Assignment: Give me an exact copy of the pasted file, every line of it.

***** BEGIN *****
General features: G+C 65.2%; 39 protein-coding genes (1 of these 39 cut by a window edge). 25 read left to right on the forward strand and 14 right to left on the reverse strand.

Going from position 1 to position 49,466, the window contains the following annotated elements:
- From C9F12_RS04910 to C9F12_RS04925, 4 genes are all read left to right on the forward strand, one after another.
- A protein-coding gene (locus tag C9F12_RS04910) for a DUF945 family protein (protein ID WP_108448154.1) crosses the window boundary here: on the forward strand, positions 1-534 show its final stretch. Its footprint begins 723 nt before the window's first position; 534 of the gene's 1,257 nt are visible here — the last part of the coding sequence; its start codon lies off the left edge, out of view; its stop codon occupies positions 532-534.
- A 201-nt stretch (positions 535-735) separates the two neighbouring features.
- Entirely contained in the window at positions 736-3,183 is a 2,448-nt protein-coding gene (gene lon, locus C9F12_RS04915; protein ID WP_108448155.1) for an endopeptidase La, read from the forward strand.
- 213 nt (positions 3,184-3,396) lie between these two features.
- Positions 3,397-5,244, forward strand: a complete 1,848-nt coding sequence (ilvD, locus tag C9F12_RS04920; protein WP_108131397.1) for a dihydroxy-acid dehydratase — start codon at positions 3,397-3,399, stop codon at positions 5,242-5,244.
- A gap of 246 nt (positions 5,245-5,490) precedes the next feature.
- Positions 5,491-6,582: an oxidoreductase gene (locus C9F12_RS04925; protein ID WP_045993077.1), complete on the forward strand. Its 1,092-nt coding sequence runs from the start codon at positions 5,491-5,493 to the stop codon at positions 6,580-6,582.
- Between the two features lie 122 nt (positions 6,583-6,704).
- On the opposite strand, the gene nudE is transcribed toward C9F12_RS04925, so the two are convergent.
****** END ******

General features: G+C 65.2%; 39 protein-coding genes (1 of these 39 cut by a window edge). 25 read left to right on the forward strand and 14 right to left on the reverse strand.

Going from position 1 to position 49,466, the window contains the following annotated elements:
- From C9F12_RS04910 to C9F12_RS04925, 4 genes are all read left to right on the forward strand, one after another.
- A protein-coding gene (locus tag C9F12_RS04910) for a DUF945 family protein (protein ID WP_108448154.1) crosses the window boundary here: on the forward strand, positions 1-534 show its final stretch. Its footprint begins 723 nt before the window's first position; 534 of the gene's 1,257 nt are visible here — the last part of the coding sequence; its start codon lies off the left edge, out of view; its stop codon occupies positions 532-534.
- A 201-nt stretch (positions 535-735) separates the two neighbouring features.
- Entirely contained in the window at positions 736-3,183 is a 2,448-nt protein-coding gene (gene lon, locus C9F12_RS04915; protein ID WP_108448155.1) for an endopeptidase La, read from the forward strand.
- 213 nt (positions 3,184-3,396) lie between these two features.
- Positions 3,397-5,244, forward strand: a complete 1,848-nt coding sequence (ilvD, locus tag C9F12_RS04920; protein WP_108131397.1) for a dihydroxy-acid dehydratase — start codon at positions 3,397-3,399, stop codon at positions 5,242-5,244.
- A gap of 246 nt (positions 5,245-5,490) precedes the next feature.
- Positions 5,491-6,582: an oxidoreductase gene (locus C9F12_RS04925; protein ID WP_045993077.1), complete on the forward strand. Its 1,092-nt coding sequence runs from the start codon at positions 5,491-5,493 to the stop codon at positions 6,580-6,582.
- Between the two features lie 122 nt (positions 6,583-6,704).
- On the opposite strand, the gene nudE is transcribed toward C9F12_RS04925, so the two are convergent.